This spectacular new public library in Kanazawa, Japan is more than just a repository for books - it's a true community center that provides locals with a place to spend some time turning pages. Coelacanth K&H Architects made the library a spacious and light-filled environment by keeping the main floor wide open and flooding it with natural light from 6,000 small circular windows. The building's prodigious day-lit facade combines with a smart cooling and heating system supplemented by natural ventilation to keep the interior cozy while saving energy.
The 45 x 45 meter building kept complexity to a minimum in order to make the most of available space and daylight. The dotted exterior walls contain thousands of round windows sized at 200, 250 and 300 mm, which provide a soft even light throughout the interior.
The building is kept cool all summer long by the small size of the windows, the exterior’s white finish, and large natural cooling vents that draw fresh air in through the roof. The under-floor heating and cooling system moderates temperatures at floor level rather than conditioning the entire lofty space, saving energy and improving comfort.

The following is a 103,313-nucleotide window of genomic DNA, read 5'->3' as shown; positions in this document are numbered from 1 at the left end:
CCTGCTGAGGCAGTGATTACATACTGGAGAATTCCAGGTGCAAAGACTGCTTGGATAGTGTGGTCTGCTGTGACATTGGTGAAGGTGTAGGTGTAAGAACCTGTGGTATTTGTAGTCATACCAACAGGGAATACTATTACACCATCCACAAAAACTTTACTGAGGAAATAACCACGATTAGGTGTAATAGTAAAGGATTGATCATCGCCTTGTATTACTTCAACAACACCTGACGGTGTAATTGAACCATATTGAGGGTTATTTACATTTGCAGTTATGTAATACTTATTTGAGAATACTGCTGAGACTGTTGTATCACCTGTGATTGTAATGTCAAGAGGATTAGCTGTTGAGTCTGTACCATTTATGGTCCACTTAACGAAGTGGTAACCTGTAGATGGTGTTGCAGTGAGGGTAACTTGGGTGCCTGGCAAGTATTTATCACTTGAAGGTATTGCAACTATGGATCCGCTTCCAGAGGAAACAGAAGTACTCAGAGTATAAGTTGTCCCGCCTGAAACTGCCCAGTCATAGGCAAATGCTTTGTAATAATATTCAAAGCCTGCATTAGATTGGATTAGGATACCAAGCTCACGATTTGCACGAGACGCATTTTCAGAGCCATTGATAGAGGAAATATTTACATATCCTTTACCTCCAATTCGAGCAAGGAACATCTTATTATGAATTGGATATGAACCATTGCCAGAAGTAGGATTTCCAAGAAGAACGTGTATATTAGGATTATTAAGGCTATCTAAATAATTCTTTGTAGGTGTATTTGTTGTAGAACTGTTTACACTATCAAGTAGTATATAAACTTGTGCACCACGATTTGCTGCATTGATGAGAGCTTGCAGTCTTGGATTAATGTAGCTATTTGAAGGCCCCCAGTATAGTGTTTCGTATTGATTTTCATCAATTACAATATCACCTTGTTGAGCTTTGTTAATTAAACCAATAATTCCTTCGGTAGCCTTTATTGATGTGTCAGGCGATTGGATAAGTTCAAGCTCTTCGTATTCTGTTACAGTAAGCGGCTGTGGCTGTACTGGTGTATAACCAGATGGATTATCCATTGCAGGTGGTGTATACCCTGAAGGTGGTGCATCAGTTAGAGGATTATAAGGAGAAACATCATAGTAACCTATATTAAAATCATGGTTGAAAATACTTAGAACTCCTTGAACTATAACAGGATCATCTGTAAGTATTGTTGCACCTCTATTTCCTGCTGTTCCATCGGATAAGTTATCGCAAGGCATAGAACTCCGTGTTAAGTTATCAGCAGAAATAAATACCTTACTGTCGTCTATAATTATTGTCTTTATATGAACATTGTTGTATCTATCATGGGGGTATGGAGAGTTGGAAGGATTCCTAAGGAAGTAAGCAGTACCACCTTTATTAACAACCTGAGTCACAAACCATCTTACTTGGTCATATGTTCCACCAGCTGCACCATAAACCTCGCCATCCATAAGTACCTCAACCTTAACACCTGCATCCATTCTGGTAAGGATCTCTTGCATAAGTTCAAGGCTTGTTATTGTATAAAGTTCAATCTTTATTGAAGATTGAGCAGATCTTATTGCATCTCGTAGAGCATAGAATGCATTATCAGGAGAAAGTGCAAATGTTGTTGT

Reading areas are set along the perimeter of the walls to allow readers to make full use of the daylight, while multiple designated rooms provide space for more specific activities. The architects modeled the floor plan on the 19th century Bibliothèque Nationale in Paris, where a simple, large, open floor dotted with slender columns allows visitors to be immersed in the written word. The open floor plan also allows for more interaction among visitors.
Tucked below the main floor is a mixed-use series of spaces including a theater, multiple meeting rooms of various sizes, and an automated shelving that stores the collection in a closed stack system to save space and optimize organization.